Get Your Garden Off to a Great Start
As the days begin to lengthen and winter turns to spring, gardeners everywhere breathe a collective sigh of relief. At last, we can look forward to having flowers in bloom!
Enthusiasm and months of pent up energy is a good thing, because spring to-do lists can be overwhelming. Here are six tasks that deserve to be near the top of your early spring checklist. Tackle them now and you’ll reap the benefits all season long.
Divide and Conquer Existing Perennials
One reason to divide perennials is to generate additional plants for your own garden and to share with friends. But there’s another more important reason. Many perennials need to be divided regularly to maintain an attractive appearance.
Slow-growing, long-lived perennials such as peonies, clematis, baptisia and goatsbeard almost never need dividing. Those that grow faster may need to be divided as often as every three or four years. If ignored, they start encroaching on their neighbors, develop dead spots in the middle, and may stop blooming. Perennials that should be divided regularly include sedum, aster, yarrow, iris, shasta daisy, rudbeckia, daylilies, garden phlox, creeping phlox, and ornamental grasses.
The best time to divide perennials is early spring when plants are just starting to wake up. There are two approaches. The easiest is to use a spade to chop the plant in half. Remove one chunk and then adjust the one that remains so it sits in the middle of the space. The other option is to dig up the entire plant and put it on a tarp. Then you can either cut it into pieces or pull it apart into more manageable clumps. Discard the weak parts and replant only the most vigorous sections.
Plant Annual Flowers
Most perennials bloom just once per season – peonies in May, astilbes in June, liatris and crocosmia in July. Annuals, on the other hand, bloom steadily from early summer to frost.
Annuals are usually purchased as young plants from a garden center. But growing plants from seed is both fun and economical. You can grow dozens of plants from a $3.00 packet of seeds. Many annuals will grow from seeds planted right in the garden. Others benefit from a head start indoors under lights. You’ll be surprised how quickly they reach flowering size.
Good annuals for late season color include zinnias, amaranth, verbena, cosmos, bachelor buttons, larkspur, mallow, poppies, sunflowers, marigolds and cleome. Learn more in this article: Starting Flowers from Seeds, Bulbs, or Plants.
Plant Summer-Blooming Bulbs
Some of the best flowers for late season color are summer-blooming bulbs. These heat-loving plants typically maintain a low profile during the first part of the season, but by midsummer, they are blooming their heads off. Since there’s no need for these plants to produce seeds (like an annual) or begin preparing for winter dormancy (like a perennial), they can continue flowering with abandon right through the fall.
Summer bulbs grow remarkably fast. Plant them in spring and they’ll be mature just a few months later. Consider adding some of these favorites to your flower garden: dahlias, lilies, gladiolus, caladiums, cannas, callas, eucomis and acidanthera.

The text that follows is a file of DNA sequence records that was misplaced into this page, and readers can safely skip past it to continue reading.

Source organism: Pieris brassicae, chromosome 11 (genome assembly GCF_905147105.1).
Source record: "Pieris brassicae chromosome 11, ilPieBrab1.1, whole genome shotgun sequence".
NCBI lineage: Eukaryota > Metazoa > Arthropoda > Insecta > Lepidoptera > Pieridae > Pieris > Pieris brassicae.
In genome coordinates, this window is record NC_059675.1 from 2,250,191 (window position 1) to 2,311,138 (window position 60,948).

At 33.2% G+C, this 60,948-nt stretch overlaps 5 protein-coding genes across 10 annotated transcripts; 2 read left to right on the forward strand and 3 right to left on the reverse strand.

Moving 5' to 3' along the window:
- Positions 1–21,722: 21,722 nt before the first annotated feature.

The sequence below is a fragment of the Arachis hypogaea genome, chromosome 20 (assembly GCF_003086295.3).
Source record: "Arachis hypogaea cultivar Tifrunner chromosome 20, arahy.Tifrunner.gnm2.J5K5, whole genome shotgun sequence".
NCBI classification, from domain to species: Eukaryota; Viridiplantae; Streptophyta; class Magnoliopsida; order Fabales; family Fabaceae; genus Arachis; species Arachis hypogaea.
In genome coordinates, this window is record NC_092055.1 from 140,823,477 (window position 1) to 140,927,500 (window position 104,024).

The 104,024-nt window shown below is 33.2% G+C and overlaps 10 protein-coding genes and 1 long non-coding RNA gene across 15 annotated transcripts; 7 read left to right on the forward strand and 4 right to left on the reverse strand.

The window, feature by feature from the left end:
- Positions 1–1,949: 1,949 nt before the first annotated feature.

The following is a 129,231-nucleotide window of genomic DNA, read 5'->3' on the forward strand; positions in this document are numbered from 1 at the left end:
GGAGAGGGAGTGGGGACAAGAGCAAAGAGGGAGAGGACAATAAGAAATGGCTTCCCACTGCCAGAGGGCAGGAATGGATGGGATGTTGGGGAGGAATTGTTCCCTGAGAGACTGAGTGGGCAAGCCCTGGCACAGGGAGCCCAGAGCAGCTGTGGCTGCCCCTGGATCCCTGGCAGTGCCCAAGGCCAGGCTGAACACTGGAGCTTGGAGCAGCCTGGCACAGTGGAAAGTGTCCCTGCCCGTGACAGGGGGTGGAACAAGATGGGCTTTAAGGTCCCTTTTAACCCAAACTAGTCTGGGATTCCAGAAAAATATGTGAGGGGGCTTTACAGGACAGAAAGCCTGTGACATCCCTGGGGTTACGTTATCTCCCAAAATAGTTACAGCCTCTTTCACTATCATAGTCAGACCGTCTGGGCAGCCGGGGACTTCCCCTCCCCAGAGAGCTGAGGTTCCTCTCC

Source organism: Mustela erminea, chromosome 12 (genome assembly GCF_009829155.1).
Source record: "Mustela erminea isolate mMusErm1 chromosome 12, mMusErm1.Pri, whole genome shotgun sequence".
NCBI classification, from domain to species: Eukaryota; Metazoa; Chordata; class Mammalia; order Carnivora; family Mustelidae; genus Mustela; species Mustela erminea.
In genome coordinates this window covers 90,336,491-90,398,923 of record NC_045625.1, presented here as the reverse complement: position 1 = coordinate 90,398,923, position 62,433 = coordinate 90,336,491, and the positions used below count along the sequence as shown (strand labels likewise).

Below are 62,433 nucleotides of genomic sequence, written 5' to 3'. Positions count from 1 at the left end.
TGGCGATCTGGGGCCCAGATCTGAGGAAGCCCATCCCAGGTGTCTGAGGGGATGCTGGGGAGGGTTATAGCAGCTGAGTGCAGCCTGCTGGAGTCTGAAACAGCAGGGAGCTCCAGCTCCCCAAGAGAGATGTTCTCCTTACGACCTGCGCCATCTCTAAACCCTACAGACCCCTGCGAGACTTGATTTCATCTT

Acidanthera adds fragrance and freshness to late summer flower gardens.
Gear Up for Containers
No matter what size flower garden you tend, containers have an important role to play. They bring a burst of color and interesting texture to places that would otherwise go without. Containers also give you the opportunity to grow unusual plants that may not thrive or look appropriate in a garden bed.
Most gardeners feature containers on their deck, patio, porch, or entryway. But here’s another way to put containers to work. Collect some 2 and 3-gallon nursery pots and fill them with summer bulbs such as border dahlias, Asiatic and Oriental lilies, callas, acidanthera, and even glads and cannas. After planting, put the pots somewhere out of the way until later in the summer. By August, these plants will be hitting their prime and be exactly what you need to perk up a past-its-prime flower bed or refresh a tired-looking planter.
Shape and Prune Shrubs
Gardens often incorporate shrubs to add privacy, frame views and help create a sense of enclosure. But it’s easy for shrubs to outgrow their intended space. With an early spring pruning, you can keep them at a size that’s appropriate for the garden.
Early spring is a good time to prune any shrub that’s evergreen. It's also the right time to prune deciduous shrubs that bloom between July and September. These include hydrangea, butterfly bush, clethra, roses, trumpet vine and beautyberry. Pruning before shrubs leaf out makes it easier to see their overall structure and identify problem areas.
Shrubs that flower in spring or early summer (before mid-June) bloom on buds that were formed the prior year. Wait to prune these plants until right after they flower: forsythia, lilacs, azaleas, mock orange, deutsia, and spirea.
Edge and Mulch
There’s no quicker way to spruce up a flower garden than to give it a neat edge, and early spring is the best time to do it. You can use a hand edger with a half-moon head, a sharp, flat-headed spade, or an electric or gas-powered edger.
For a more permanent option, consider installing a continuous barrier made of plastic or steel. Done right, permanent edging is all but invisible and lasts for decades.
Spring is the most important time of year to invest in your garden. Every task is easier when the weather is cool. Plants are more resilient when they are just getting started, and better able to tolerate being pruned, divided, and relocated.